Mammary Gland

  • Dale S. Huff
  • Dale S. Huff


The prenatal and neonatal development of the mammary gland occurs in three stages: 1) the primordia from 6 to 8 weeks postmenstrual age; 2) the nipple from 8 to 19 weeks; and 3) the ducts of the mammary gland proper from 19 weeks to the neonatal period. The developing breast is composed of specialized epithelium and mesenchyme. The specialized epithelium will form the ectodermal nipple and the mammary ducts. The specialized mesenchyme will form the stroma and smooth muscle of the nipple and areola, the intralobular stroma, and the interlobular septa, as well as the supporting connective tissues including the capsule, Cooper ligaments, and pectoral ligaments. Cooper ligaments anchor the breast to the overlying dermis. Pectoral ligaments anchor the breast to the underlying pectoralis fascia. Interactions between the mesenchyme and epithelium result in the synchronous differentiation of the epithelial basal cells into myoepithelium and the mesenchyme into its various components.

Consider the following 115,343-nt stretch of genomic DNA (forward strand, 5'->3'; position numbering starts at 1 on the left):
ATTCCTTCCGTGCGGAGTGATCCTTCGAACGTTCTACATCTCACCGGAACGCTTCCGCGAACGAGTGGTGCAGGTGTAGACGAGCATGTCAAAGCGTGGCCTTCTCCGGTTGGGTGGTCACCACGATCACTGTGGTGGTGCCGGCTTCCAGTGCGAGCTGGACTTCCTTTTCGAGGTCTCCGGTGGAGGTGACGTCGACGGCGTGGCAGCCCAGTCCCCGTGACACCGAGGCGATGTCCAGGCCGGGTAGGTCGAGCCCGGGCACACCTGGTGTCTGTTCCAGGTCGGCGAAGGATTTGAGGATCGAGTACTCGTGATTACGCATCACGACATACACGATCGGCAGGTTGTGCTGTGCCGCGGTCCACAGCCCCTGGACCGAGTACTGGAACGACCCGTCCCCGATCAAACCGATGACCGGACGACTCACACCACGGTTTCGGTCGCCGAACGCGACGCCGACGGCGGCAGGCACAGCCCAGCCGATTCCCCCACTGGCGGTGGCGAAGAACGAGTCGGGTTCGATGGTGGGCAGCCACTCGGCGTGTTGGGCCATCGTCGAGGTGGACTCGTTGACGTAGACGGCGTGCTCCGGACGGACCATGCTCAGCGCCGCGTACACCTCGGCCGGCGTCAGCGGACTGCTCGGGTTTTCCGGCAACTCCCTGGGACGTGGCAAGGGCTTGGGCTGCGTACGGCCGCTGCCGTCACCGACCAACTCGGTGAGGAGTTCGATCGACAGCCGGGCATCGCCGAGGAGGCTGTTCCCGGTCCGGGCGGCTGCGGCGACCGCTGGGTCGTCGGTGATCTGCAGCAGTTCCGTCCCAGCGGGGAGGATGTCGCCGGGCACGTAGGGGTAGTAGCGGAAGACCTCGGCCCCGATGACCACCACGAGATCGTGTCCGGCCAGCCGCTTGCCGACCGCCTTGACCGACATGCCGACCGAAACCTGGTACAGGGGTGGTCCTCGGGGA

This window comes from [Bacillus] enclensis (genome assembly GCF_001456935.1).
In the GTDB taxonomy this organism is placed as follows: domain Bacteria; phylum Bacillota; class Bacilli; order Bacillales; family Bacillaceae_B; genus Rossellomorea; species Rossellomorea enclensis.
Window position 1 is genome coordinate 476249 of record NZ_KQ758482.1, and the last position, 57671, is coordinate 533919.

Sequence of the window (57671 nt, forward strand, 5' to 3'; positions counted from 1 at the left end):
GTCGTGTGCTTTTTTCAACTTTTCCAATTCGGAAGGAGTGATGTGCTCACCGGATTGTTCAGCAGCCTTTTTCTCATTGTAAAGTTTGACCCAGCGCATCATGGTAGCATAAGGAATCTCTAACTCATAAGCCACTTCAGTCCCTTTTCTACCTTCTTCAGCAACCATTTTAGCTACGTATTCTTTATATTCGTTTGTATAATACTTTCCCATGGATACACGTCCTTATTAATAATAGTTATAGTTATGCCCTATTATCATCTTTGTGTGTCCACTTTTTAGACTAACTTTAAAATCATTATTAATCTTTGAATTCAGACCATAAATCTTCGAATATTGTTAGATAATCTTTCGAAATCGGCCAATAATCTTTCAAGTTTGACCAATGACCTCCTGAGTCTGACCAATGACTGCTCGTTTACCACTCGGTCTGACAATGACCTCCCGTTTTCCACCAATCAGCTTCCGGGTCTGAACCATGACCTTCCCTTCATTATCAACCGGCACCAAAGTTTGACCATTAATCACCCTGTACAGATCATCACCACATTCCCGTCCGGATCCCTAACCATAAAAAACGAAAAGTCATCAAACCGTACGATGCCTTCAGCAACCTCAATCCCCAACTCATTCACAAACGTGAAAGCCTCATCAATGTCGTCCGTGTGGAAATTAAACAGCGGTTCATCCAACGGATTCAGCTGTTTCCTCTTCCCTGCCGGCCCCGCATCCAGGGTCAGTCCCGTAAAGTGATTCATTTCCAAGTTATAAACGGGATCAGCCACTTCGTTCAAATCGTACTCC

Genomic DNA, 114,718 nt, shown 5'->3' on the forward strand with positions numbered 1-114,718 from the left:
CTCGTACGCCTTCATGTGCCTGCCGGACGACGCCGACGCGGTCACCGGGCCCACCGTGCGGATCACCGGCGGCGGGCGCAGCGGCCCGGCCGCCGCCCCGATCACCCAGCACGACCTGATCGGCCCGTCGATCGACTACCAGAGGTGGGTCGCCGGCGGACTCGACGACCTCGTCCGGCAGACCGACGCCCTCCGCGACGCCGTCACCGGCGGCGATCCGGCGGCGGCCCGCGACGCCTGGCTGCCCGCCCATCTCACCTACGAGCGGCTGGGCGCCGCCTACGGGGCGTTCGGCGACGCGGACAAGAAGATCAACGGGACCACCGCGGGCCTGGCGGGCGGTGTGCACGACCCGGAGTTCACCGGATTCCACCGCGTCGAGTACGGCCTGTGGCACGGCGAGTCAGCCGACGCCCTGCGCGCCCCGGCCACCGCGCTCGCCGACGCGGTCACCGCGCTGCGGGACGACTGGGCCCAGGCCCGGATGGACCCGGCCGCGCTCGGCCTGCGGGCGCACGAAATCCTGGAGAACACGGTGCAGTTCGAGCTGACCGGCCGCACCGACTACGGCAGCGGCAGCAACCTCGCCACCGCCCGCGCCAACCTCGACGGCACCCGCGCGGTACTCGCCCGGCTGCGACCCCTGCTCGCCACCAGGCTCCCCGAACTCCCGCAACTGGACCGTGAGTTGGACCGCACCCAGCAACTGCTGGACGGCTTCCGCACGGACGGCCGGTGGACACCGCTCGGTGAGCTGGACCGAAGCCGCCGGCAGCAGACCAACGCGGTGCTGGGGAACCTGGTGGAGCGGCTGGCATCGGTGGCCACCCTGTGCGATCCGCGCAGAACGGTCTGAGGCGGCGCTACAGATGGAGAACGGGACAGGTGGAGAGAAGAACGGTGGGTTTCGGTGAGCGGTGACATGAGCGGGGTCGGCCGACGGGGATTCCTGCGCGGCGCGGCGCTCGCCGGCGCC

Mammary Gland Mammary Duct Interlobular Septum Specialized Mesenchyme Inverted Nipple 
These keywords were added by machine and not by the authors. This process is experimental and the keywords may be updated as the learning algorithm improves.


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Copyright information

© Springer Science+Business Media, LLC 2011

Authors and Affiliations

  • Dale S. Huff
    • 1
  • Dale S. Huff
    • 2
  1. 1.Department of Pathology and Laboratory MedicineThe Children’s Hospital of PhiladelphiaPhiladelphiaUSA
  2. 2.Department of Pathology and Laboratory MedicineThe University of Pennsylvania School of MedicinePhiladelphiaUSA

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